I intentionally highlighted this quotation, because it put squarely into the forefront of the discourse the very heart of the thesis of my argument.
What does it means to be a true politician? The very idea or the concept of a politician as originally envisioned by the Greeks is very different from the conception of the politician that we, the so-called â€œmodernsâ€ now understood. Etymologically, a politician is what the Greeks called as a polites. A polites is an individual whose main concern is the public welfare and the promotion of the common good!
We, the so-called â€œmodernsâ€ unfortunately have corrupted and bastardized a very noble concept.
With regard to those so-called â€œpoliticiansâ€ who do not give a damn to the people or who do not care about the public interest or those creatures whose interest is their only interest and use power not to distribute it but to further their nefarious and selfish aims; the term given to them by the Greeks is — an idiotes.
Those â€œpoliticiansâ€ who are in truth are the idiotes are those creatures quoted by our correspondents whose interest is their self-interest, those who are engaged in corruption (whether in money, position or power), those who do not care about the welfare of the people and donâ€™t give a damn about problems of society.
Yes, they are idiots. They are idiots not because they are uneducated or unlettered or ignorant. Rather, they are what they are because they are blind and deaf with regard to what is the most important thing in life and in the public sphere.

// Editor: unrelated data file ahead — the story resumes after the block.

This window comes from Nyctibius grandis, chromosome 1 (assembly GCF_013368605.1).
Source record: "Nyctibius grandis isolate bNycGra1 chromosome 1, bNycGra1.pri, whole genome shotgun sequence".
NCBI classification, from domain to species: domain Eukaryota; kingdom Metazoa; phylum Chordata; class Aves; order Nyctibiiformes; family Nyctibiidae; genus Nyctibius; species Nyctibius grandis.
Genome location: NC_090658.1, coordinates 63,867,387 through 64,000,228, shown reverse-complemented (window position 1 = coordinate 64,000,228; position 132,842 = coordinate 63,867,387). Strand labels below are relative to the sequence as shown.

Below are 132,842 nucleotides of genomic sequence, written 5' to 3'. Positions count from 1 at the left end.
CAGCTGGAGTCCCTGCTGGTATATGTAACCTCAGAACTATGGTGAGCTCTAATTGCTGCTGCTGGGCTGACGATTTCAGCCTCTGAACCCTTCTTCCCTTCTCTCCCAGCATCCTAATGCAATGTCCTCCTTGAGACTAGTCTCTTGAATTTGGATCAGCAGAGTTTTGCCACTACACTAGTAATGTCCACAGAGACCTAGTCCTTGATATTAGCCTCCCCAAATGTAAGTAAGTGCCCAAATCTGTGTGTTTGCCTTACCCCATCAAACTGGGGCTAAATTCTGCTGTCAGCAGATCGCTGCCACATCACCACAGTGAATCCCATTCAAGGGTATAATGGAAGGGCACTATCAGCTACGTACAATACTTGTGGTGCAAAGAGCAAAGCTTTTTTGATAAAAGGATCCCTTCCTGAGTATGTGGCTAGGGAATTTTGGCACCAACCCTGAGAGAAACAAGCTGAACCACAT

They thought, idiotically and myopically that what is most important in life is money, power, position, privileges, etc.
They thought that the people exist to provide them with positions; they do not realize that instead their position exist to provide those people with freedom, justice, equity and to advance their well-being.
They believe that money is the most important thing, yet failed to discern that rather it is honor and virtue.
A fake â€œpoliticianâ€ thought that he or she is powerful and privileged when that individual is using it arbitrarily as against the wishes of the people; not knowing that he or she is powerless, because the true source of power is the power that comes from the people themselves.
Incontestably, only a moron would doubt the veracity of the claim that: â€œPolitics, in its true meaning, is praiseworthyâ€.
The problem is, the idiotes of today corrupted and twisted the beautiful meaning and aims of politics.
Now, politics is known universally as the so-called â€œrealpolitikâ€ which meaning is a galaxy away from its original meaning.